Ask New York Not to Stigmatize Mental Illness With New Gun Legislation

Target: New York Governor Andrew Cuomo

Goal: Remove section of new gun law that requires mental health professionals to report patients to the authorities if they show any signs of danger to themselves or others

Last month New York Governor Andrew Cuomo signed into law the first gun-control bill since the Newtown massacre, a tragedy that has spurred an intense national gun law discussion. A highly-touted piece of this legislation is the provision that requires mental health professionals to report their patients to the state if these patients show behavior that suggests they could do harm to themselves or others. Although the mental health facet of this issue is an important one, this law could end up doing more harm then good by turning those in need away from seeking assistance. Caring for our mentally ill should be at the top of our priority list as a nation, and having healthier citizens will do wonders for lessening gun violence, but we should be encouraging more people to seek mental health, not compromising the privacy of those who seek it.

Mental health is one of the most important, as well as one of the trickiest, facets of dealing with gun control. There is no panacea to ensure increased efficacy in treating the mentally unstable and making sure they do not do harm to others, but a general rule is that the more people receiving treatment, the better. Increasing the number of people treated while lowering stigmatization should be a paramount concern. While this New York gun law amendment is moving legislation in the right direction, requiring physicians to break doctor-patient confidentiality is not the way to increase the number of people getting mental heath coverage.

By signing this petition you will be urging Governor Cuomo to reconsider this amendment. In seeking to protect our country, we should be increasing access to mental health treatment, not punish those who are seeking help.


Dear New York Governor Andrew Cuomo,

Thank you so much for leading the charge on new gun-control legislation here in America. You are a wonderful counter to all of the inaction that currently plagues our country at the federal level. That being said, I am worried that one of  your amendments to New York gun law will do more harm than good. I think the best solution to the mental health aspect of gun control is increasing access to mental health coverage, and by mandating physicians to break doctor-patient confidentiality, I feel you are de-incentivizing people from seeking help.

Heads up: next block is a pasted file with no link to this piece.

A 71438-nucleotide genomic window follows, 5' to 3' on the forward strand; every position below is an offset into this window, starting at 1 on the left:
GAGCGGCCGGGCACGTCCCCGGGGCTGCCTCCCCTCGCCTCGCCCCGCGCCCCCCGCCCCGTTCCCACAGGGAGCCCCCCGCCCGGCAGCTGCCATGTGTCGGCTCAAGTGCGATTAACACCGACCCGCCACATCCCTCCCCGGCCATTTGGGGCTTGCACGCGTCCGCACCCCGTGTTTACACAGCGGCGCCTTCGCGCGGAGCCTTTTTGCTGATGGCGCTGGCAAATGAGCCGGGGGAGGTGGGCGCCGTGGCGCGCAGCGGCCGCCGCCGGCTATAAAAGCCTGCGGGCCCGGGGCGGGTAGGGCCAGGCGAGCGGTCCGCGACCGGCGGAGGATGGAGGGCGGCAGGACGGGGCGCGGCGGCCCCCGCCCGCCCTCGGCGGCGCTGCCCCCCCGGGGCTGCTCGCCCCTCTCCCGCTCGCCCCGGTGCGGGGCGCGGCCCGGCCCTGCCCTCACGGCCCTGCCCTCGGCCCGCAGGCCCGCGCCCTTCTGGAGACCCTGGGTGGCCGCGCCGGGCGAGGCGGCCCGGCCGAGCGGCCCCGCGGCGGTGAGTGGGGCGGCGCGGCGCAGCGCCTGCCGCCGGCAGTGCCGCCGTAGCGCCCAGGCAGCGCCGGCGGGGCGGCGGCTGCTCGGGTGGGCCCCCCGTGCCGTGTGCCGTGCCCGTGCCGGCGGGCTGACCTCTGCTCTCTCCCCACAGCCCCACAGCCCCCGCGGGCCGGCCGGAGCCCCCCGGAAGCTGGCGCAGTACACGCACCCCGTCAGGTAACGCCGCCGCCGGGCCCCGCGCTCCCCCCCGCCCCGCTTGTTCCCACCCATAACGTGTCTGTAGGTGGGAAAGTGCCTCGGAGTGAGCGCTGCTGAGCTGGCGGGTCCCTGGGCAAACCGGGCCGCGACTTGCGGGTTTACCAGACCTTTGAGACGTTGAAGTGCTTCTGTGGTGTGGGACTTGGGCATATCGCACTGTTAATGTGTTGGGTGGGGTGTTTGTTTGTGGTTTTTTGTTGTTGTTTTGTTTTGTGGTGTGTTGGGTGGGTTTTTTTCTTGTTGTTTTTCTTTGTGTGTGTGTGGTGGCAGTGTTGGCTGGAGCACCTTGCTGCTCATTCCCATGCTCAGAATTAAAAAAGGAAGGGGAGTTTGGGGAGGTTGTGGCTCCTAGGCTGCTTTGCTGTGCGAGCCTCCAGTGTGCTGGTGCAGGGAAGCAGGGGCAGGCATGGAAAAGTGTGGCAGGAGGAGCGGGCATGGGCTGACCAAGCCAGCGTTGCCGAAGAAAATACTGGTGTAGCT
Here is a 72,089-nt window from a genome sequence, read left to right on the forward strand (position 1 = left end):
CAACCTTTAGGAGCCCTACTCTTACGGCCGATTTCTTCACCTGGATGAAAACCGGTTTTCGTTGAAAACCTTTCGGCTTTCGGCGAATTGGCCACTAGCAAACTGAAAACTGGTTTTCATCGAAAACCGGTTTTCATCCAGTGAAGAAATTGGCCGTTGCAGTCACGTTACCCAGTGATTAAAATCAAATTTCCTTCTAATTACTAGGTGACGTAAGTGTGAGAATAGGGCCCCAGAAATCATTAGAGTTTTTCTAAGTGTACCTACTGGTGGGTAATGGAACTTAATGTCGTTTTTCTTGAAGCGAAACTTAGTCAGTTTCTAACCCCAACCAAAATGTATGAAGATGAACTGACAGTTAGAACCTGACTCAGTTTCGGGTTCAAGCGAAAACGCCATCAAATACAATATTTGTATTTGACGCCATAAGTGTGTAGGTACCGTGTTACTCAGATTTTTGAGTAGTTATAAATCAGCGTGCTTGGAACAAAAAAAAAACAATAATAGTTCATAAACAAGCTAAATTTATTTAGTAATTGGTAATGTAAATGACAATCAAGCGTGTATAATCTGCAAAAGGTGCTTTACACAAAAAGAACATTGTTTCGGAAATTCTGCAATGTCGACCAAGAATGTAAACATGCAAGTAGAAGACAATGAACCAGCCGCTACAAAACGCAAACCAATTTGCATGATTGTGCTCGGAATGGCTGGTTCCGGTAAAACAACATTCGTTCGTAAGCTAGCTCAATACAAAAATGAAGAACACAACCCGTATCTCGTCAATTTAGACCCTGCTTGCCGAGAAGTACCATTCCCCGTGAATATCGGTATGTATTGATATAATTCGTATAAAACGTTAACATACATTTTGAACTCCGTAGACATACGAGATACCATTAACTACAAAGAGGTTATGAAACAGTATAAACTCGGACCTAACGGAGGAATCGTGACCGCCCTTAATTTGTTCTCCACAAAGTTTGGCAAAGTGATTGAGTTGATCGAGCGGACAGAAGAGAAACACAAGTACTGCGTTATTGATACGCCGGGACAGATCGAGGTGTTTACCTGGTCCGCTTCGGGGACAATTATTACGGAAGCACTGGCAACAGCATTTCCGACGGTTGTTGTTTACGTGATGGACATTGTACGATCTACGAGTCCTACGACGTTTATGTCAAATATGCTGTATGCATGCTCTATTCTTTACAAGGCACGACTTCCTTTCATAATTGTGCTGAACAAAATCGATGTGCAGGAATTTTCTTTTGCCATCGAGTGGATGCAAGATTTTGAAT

Increasing access to mental health care and lowering stigmatization for those who seek help should be a priority in the quest for a safer America. A major indicator for a potential problem is not seeking help, and by requiring mental health professionals to betray their patients’ trust at the first sign of danger, many people could be turned against from seeking help.

Please reconsider this amendment in the name of de-stigmatizing mental illness, and pushing everyone who feels that they need help towards seeking it.


[Your Name Here]

Photo credit: publik15 via Flickr

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  1. Are you kidding me?? In the wake of Sandy Hook I cannot believe that such a stupid petition actually was thought about and put forth!!! How is gun control stigmatizing mental illness? Most of the massacres happening today were prepetuated by mentally ill persons -whether you like it or not, that is a fact! And mentally ill people should NOT have access to weapons, period. In order to protect people from more massacres, if that is “stigmatizing” mentally ill people-then it has to be what it is! How irresponsible is this petition?!

    • Calvin Smith Calvin Smith says:

      Lisa – Thank you for your feedback. I would just like to clarify something. This petition isn’t about gun control as a whole stigmatizing mental illness. My problem is with the particular policy introduced in New York that requires mental health professionals to report their patients to the authorities if they feel they are a danger to themselves or others. In a vacuum this policy is a good idea, however I worry that it will turn people away from seeking help who really need it. When it comes to mental illnesses, my opinion is that the more people going in for help the better. If I was a gun-owning person in New York having disturbing thoughts, under this new law I might think twice about talking to someone if I knew that the police could take my guns away if my physician recommended it. And, in fact, my physician would be required by law to tell the authorities to take my guns away if I was having said disturbing thoughts. So in the end, I feel that this policy disincentivizes people from seeking help, which I see as counterproductive.

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